A lot of people in the ballpark now are starting to see the pitches with their hearts. The pitch was outside, Torborg tried to pull it over the plate but Vargo, an experienced umpire, wouldn’t go for it. Two and 2 the count to Chris Krug. Sandy reading signs, into his windup, 2-2 pitch.
Fastball, got him swinging!
[Eruption of cheers]
Sandy Koufax has struck out 12. He is two outs away from a perfect game.
Here is Joe Amalfitano to pinch-hit for Don Kessinger. Amalfitano is from Southern California, from San Pedro. He was an original bonus boy with the Giants. Joey’s been around, and as we mentioned earlier, he has helped to beat the Dodgers twice, and on deck is Harvey Kuenn.
Kennedy is tight to the bag at third, the fastball a strike.
0 and 1 with one out in the ninth inning, 1 to nothing, Dodgers. Sandy reading, into his windup and the strike 1 pitch:
Curveball, tapped foul, 0 and 2.
And Amalfitano walks away and shakes himself a little bit, and swings the bat. And Koufax with a new ball, takes a hitch at his belt and walks behind the mound.
I would think that the mound at Dodger Stadium right now is the loneliest place in the world.
Sandy fussing, looks in to get his sign, 0 and 2 to Amalfitano. The strike 2 pitch to Joe.
Fastball, swung on and missed, strike 3!
[Burst of cheers]
He is one out away from the promised land, and Harvey Kuenn is comin’ up.
So Harvey Kuenn is batting for Bob Hendley. The time on the scoreboard is 9:44. The date, September the 9th, 1965, and Koufax working on veteran Harvey Kuenn.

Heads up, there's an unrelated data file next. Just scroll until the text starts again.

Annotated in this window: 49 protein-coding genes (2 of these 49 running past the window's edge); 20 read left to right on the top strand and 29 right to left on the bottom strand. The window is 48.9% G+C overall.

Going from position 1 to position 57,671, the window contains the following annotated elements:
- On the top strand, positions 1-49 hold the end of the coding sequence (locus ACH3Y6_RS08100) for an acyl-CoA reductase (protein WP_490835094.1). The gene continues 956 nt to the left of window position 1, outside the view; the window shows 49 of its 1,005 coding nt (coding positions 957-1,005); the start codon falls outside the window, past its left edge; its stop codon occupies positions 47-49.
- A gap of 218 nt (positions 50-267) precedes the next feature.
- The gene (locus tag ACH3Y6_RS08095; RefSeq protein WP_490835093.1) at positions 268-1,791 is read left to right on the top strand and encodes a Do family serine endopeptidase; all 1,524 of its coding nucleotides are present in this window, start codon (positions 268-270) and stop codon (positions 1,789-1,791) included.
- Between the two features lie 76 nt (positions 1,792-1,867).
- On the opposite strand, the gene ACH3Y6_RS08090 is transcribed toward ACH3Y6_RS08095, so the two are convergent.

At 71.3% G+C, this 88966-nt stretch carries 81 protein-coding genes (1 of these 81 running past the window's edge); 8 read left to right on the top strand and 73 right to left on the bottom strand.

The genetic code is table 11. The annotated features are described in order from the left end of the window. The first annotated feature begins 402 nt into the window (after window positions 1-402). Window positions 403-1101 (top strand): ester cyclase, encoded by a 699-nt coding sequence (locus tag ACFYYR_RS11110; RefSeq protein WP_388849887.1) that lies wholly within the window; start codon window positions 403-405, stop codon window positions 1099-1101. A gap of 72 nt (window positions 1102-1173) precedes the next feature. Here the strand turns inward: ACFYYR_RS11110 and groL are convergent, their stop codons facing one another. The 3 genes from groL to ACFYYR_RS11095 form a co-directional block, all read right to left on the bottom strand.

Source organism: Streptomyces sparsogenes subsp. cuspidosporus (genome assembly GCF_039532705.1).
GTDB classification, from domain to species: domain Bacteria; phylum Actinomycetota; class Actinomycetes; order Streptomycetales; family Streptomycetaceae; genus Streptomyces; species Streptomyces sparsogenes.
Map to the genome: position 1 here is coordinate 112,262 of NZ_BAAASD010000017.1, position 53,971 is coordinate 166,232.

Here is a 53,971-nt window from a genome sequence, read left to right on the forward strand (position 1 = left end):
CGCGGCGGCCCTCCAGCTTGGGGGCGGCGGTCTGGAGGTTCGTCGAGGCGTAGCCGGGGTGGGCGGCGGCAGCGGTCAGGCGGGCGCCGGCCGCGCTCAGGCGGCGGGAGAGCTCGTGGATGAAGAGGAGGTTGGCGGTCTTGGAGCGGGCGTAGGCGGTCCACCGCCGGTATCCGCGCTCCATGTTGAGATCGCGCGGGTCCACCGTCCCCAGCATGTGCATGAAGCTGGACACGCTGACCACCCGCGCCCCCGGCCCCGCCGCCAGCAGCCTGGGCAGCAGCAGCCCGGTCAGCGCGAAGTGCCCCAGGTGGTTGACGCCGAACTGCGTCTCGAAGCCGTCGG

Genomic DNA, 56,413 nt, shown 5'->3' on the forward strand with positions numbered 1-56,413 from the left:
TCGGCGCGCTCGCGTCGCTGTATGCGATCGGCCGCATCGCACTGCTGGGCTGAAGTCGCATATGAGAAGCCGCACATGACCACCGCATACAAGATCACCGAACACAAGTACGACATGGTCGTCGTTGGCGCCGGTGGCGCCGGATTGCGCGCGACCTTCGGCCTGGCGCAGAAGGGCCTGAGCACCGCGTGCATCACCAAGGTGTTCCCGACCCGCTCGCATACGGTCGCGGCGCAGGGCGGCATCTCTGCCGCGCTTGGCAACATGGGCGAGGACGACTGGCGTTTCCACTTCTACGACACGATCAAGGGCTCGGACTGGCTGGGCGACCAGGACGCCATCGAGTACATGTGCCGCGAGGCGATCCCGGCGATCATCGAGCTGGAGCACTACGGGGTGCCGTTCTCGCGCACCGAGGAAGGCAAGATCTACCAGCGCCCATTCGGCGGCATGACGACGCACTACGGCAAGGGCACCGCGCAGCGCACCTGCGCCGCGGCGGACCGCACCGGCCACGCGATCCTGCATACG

Sandy into his windup and the pitch.
A fastball for a strike!
He has struck out, by the way, five consecutive batters, and that’s gone unnoticed. Sandy ready and the strike 1 pitch.
Very high, and he lost his hat. He really forced that one.
That’s only the second time tonight where I have had the feeling that Sandy threw instead of pitched, trying to get that little extra, and that time he tried so hard his hat fell off — he took an extremely long stride to the plate — and Torborg had to go up to get it. One and 1 to Harvey Kuenn.
Now he’s ready. Fastball high, ball 2.
You can’t blame a man for pushing just a little bit now. Sandy backs off, mops his forehead, runs his left index finger along his forehead, dries it off on his left pants leg. All the while Kuenn just waiting. Now Sandy looks in. Into his windup and the 2-1 pitch to Kuenn.
Swung on and missed, strike 2!
It is 9:46 p.m.
Two and 2 to Harvey Kuenn, one strike away. Sandy into his windup, here’s the pitch:
Swung on and missed. A perfect game!
[Cheering for 38 seconds]
On the scoreboard in right field it is 9:46 p.m. in the City of the Angels, Los Angeles, California. And a crowd of 29,139 just sitting in to see the only pitcher in baseball history to hurl four no-hit, no-run games. He has done it four straight years, and now he capped it. On his fourth no-hitter he made it a perfect game.
And Sandy Koufax, whose name will always remind you of strikeouts, did it with a flourish. He struck out the last six consecutive batters.
So when he wrote his name in capital letters in the record books, that “K” stands out even more than the O-U-F-A-X.
- Vin Scully
Added: Scully explains why he would give the date and time when announcing no-hitters.
And Koufax discusses the game in the Dodgers locker room with Bill Keene. This footage has not been seen in 50 years, Grantland says.